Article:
However, in the foregoing, there are various suggestions regarding enhancing its output power. If built into a bridge configuration and driving an 8 ohm speaker, the peak power for such a configuration is 5 x 5 x 8 i. Such a configuration works well in practice, both with split rail power supplies and with single rail power supplies. My experience with many many TDA that I have used, is to limit the total supply rail to 45 volts maximum providing a few volts safety margin.
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One thing to note is that the gain of the circuit needs to be at least 24dB to maintain stability. The amplifier was built to drive a pair of my friends Klipsch RB Bookshelf speakers.
The speakers are 8 ohms and have a sensitivity of 92dB 2. The amplifier can be driven by most line-level sources such as an mp3 player, cd player, tuner and so on. Figure 1 below is from the data sheet and shows the typical application using a split supply. I used a protoboard for my amplifier details below.
Only one channel is shown. A double pole, double throw DPDT switch is shared between both channels and this allows switching the output between speakers output or headphone output. If you do not need a headphone output, you can eliminate the DPDT switch and the resistors after the switch. The gain of the circuit is 33 30 dB which should work well for most line level sources. Use your personal preference of capacitor here. Most film type capacitors polypropylene, polyester, mylar Here are some additional construction tips that I hope you find useful.
A proper grounding scheme is important to obtain low noise. The best approach is to use a star grounding technique. You will want two star ground points - one for the signal and one for the power. The two ground points should then be connected together through a single connection. Try keep the signal wiring as short as possible. Also, the signal wires should be tightly twisted together.
You will also want to keep them away from any AC sources like the mains power cord and the transformer. Keeping the wires as close as possible to the chassis also helps. Use separate power supply wiring to each channel. This project requires a mains wiring connection or V which you do not want to get in between. Faulty or incorrect mains wiring can result in death or serious injury!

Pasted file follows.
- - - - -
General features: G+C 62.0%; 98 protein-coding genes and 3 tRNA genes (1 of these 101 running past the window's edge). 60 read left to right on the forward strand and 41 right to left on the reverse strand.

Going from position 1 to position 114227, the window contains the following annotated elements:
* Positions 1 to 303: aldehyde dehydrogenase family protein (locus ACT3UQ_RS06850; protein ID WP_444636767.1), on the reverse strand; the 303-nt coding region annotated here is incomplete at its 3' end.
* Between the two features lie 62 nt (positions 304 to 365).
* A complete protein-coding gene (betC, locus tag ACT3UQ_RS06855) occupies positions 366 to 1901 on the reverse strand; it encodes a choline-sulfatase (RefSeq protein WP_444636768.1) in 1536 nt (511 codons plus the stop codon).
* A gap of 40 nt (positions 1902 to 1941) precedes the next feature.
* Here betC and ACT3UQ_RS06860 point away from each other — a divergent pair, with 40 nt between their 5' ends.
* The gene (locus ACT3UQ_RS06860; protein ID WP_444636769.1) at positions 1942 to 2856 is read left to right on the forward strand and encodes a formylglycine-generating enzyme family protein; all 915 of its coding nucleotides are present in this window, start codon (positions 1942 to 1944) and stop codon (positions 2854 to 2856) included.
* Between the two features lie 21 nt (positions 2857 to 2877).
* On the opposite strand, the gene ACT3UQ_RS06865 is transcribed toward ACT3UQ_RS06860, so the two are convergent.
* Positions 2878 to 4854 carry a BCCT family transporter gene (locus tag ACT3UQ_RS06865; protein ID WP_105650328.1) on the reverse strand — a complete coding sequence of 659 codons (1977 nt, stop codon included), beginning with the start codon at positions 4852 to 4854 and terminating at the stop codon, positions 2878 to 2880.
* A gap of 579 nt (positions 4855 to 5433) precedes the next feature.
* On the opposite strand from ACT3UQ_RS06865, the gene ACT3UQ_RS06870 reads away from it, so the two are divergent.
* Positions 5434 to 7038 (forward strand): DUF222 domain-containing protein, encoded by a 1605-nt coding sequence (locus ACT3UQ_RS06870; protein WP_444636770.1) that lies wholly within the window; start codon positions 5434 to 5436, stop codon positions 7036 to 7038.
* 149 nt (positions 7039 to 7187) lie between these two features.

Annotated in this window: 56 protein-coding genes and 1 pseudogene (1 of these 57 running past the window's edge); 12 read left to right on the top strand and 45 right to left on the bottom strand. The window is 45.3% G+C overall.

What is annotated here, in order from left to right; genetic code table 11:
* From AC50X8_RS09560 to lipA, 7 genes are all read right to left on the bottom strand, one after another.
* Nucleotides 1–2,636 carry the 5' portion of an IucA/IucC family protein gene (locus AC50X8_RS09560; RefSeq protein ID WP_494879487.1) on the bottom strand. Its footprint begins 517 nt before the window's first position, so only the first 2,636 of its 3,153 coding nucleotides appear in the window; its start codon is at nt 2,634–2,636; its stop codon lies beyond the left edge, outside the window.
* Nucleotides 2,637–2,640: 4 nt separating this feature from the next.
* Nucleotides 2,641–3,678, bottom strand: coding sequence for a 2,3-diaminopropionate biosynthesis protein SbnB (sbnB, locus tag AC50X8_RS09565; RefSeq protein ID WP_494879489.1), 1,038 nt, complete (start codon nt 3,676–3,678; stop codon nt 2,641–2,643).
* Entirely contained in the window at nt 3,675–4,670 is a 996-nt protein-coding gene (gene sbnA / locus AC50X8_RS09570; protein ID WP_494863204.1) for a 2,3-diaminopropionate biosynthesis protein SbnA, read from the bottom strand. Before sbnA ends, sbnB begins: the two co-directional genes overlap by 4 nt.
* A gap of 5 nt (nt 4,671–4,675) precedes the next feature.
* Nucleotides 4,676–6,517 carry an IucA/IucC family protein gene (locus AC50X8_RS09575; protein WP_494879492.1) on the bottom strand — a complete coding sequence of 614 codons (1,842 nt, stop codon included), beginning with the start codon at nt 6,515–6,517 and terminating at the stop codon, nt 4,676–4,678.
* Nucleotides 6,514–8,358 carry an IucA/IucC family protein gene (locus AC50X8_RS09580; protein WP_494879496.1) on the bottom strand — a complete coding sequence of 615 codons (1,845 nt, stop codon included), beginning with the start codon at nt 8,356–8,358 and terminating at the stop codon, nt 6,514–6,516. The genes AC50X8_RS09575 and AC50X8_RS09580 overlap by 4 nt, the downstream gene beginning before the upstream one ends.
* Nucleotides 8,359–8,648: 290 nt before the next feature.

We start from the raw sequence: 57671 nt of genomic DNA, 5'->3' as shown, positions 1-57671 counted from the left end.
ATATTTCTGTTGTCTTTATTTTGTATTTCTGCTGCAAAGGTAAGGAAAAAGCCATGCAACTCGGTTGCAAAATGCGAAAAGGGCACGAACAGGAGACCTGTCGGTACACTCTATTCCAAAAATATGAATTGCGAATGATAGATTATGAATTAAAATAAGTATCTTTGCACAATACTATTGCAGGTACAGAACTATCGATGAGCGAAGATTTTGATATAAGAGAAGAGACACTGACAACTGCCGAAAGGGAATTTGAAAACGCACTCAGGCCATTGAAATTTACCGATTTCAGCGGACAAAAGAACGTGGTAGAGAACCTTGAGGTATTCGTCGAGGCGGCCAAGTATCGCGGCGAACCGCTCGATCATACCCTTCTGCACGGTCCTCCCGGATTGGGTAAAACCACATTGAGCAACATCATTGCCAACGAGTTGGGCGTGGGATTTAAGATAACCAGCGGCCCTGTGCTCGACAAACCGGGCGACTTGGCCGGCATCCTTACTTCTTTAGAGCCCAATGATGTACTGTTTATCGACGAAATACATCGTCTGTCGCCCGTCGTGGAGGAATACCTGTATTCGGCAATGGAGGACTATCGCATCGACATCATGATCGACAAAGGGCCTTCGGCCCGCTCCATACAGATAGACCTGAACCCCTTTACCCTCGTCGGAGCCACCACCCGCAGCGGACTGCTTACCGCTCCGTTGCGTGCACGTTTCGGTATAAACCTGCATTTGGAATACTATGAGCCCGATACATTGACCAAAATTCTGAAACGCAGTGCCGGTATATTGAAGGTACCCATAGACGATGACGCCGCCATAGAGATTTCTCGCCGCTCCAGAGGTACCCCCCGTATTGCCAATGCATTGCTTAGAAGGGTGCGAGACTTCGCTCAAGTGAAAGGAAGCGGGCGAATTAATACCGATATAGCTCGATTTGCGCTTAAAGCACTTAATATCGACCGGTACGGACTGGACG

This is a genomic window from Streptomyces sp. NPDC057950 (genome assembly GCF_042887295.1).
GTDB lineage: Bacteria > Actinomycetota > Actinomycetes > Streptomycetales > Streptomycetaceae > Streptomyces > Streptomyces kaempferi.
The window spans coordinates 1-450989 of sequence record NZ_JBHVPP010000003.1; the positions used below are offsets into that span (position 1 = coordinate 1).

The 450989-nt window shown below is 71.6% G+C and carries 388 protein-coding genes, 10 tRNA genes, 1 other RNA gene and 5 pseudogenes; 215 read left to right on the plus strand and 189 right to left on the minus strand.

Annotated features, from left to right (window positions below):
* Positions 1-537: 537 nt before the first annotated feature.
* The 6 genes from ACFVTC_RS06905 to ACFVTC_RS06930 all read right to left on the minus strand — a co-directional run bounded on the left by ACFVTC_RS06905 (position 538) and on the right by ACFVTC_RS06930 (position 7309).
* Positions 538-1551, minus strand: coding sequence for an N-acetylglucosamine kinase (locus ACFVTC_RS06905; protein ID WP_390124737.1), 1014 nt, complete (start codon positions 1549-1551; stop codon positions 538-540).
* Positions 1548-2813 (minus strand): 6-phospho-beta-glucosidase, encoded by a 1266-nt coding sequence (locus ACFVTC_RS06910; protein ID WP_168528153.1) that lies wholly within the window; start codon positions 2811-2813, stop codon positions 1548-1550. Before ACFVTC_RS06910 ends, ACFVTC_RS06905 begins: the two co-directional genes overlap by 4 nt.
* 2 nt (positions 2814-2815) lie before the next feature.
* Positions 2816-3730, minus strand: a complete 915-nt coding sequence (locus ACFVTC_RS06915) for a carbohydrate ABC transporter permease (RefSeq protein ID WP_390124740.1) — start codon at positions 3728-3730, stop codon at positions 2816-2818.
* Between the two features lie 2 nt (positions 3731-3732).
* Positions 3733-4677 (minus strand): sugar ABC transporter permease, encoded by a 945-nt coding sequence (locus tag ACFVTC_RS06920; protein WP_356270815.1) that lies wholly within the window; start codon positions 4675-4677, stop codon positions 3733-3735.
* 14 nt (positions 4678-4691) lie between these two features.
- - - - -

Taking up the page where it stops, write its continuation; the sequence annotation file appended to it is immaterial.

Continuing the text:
Please refer to your local electrical code for the mains connection requirements. Use appropriate fuses and connect the chassis to the mains "earth". A torroidal transformer with dual 18 Volt secondaries and rated at VA 3. For the rectifiers I used 35A rectifier bridges A bridges should also work.
Discrete ultra-fast rectifiers can also be used at an increased cost. I found no need to use them. Each power supply rail has a 10,uF capacitor which is shared between the channels. The supply has only very slight hum which can only be heard with my AKG headphones when I turn the volume to max and no signal connected. The transformer and circuit boards are hung from the top of the enclosure.
The power switch, volume control and headphone socket are on the front of the enclosure for easy access. The speaker output plugs are standard three-way binding posts that will accept a 4 mm banana plug, a spade connector or bare wire. Note that the input jacks and speaker binding posts are insulated from the chassis using the supplied nylon spacers.
The heat sinks are placed on the back of the chassis. For the heat sinks I used a pair that each measured 50 mm x 88 mm with 35 mm fins and rated at 2. Additional details to determine an appropriate size of heat sink are described in the data sheet. A hole was cut in the chassis so that the TDA package could be mounted directly on the heat sink. Note that the TDA IC must be isolated from ground the chassis as the negative potential resides on the metal tab of the TO package.
Failing to do so will destroy the chip once power is applied. Also, to ensure good thermal contact I used some thermal grease on the back of the chip prior to mounting. To my ears the small TDA chip produces a very good sound which can hold it own against various high quality amplifiers I have used. The amp has the ability to produce deep bass, clear mids with a wide sound stage and crisp highs that are not too sharp.
Have fun building this one! If you do build one, I would be happy to see some photos of your TDA amps. Most importantly, have a lot of fun by listening to your work. I have made a PCB design for the amplifier circuit. The PCB layout must be mirorred to expose the copper.
Flip the exposure film to the left. Direct Toner: The text must be readable. Also below is an updated list of components for the new PCB.
DIY TDA2050 IC Hi-Fi Chip Amplifier